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The N-Gage never really fit anywhere. It wasn't quite a phone -- because you had to hold it sideways as though you were holding a giant, half-eaten Jaffa cake to your head, and they weren't quite games consoles either, sporting the tiniest of screens. Granted, they were popular amongst the community, but the community barely hit the million mark.
Less than 5 million devices were sold around the world. Though it had Tomb Raider as the popular ported game for the time in MMC-card format, and played excellently I might add (I owned one when I was 15 years old), it was surpassed by other handheld gaming consoles like the Nintendo DS and the PlayStation Portable. Games were also locked to the device, leaving many gamers angry at Nokia's single-device policy.
Its cost alone at $299, back in the day when money was tight, led to its early demise.
Zune vs. iPod. The iPod wins, hands down.
Not only did the Zune come late to the game, the iPod, made by Apple, had already hit the many millions-sold mark by the time Microsoft had even thought of the Zune. Microsoft, so desperate to compete with arch-nemesis Apple, released the Zune knowing full well that it would barely scrape the marketshare dominance of the world-loving iPod -- a device which revolutionised portable music storage and playback.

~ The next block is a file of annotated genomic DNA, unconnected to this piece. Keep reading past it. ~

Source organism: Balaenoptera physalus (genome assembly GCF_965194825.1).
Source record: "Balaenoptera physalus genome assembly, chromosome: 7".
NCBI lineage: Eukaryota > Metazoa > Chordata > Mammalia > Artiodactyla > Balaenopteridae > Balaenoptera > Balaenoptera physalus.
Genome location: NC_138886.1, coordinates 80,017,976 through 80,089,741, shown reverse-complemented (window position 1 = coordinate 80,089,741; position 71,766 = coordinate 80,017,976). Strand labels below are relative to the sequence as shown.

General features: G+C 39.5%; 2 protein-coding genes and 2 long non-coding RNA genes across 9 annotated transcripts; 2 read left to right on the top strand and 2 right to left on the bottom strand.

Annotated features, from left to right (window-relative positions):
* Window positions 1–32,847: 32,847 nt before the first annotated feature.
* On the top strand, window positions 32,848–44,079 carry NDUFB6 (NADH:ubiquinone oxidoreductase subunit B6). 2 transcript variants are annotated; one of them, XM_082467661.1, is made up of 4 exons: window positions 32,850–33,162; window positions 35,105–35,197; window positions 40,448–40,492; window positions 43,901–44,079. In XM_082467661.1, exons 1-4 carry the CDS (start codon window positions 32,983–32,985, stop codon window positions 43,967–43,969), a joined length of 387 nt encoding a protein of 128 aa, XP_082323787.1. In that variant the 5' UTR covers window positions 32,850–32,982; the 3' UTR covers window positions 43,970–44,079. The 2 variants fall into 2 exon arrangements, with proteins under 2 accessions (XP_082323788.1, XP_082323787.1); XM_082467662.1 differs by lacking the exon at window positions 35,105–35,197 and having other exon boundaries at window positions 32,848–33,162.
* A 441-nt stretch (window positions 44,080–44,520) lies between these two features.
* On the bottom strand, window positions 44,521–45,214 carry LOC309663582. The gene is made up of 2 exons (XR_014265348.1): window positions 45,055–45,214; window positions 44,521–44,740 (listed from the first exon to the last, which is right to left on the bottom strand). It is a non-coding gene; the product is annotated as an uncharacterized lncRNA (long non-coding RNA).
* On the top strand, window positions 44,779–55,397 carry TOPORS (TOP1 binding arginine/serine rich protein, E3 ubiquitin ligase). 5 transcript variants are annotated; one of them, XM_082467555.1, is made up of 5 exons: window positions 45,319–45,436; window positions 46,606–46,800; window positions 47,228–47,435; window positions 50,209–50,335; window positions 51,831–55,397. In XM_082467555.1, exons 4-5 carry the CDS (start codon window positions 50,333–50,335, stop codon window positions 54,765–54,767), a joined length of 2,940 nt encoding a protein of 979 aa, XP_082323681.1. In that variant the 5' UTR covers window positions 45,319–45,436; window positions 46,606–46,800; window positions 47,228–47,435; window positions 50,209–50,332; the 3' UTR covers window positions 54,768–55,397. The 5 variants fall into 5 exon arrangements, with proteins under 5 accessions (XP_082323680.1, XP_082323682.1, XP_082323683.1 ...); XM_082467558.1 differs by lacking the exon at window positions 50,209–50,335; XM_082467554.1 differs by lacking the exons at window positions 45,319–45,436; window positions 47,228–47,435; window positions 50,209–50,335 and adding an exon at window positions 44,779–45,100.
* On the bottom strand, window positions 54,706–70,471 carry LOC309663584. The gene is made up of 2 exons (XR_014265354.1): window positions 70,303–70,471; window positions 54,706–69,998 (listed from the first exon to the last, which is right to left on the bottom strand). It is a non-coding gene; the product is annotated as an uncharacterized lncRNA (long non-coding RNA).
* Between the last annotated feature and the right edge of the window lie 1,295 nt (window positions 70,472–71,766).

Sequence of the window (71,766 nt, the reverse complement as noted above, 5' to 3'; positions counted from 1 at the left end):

The Zune was clunky and lacked the simplicity of the iPod's user interface. It was disproportionately priced for what it offered, and lacked compatibility with existing music software -- namely iTunes.
Well, I hate to say it, but if you have or own a netbook, congratulations! You're using something that doesn't do anything very well. Of course, they are small and compact, but still nearly as heavy as an ordinary laptop. And, let's be honest, they often only contain the very bare minimum to run the operating system -- and even then, only Ubuntu really managed to bring an operating system to a netbook without it running at a snail's pace.
But never fear. Even though Windows 8 may bring a slightly enhanced experience, your netbook will probably be nothing more than an antique by then. Just as every webOS powered device is now, your netbook can gather dust on the shelf and be admired from a distance.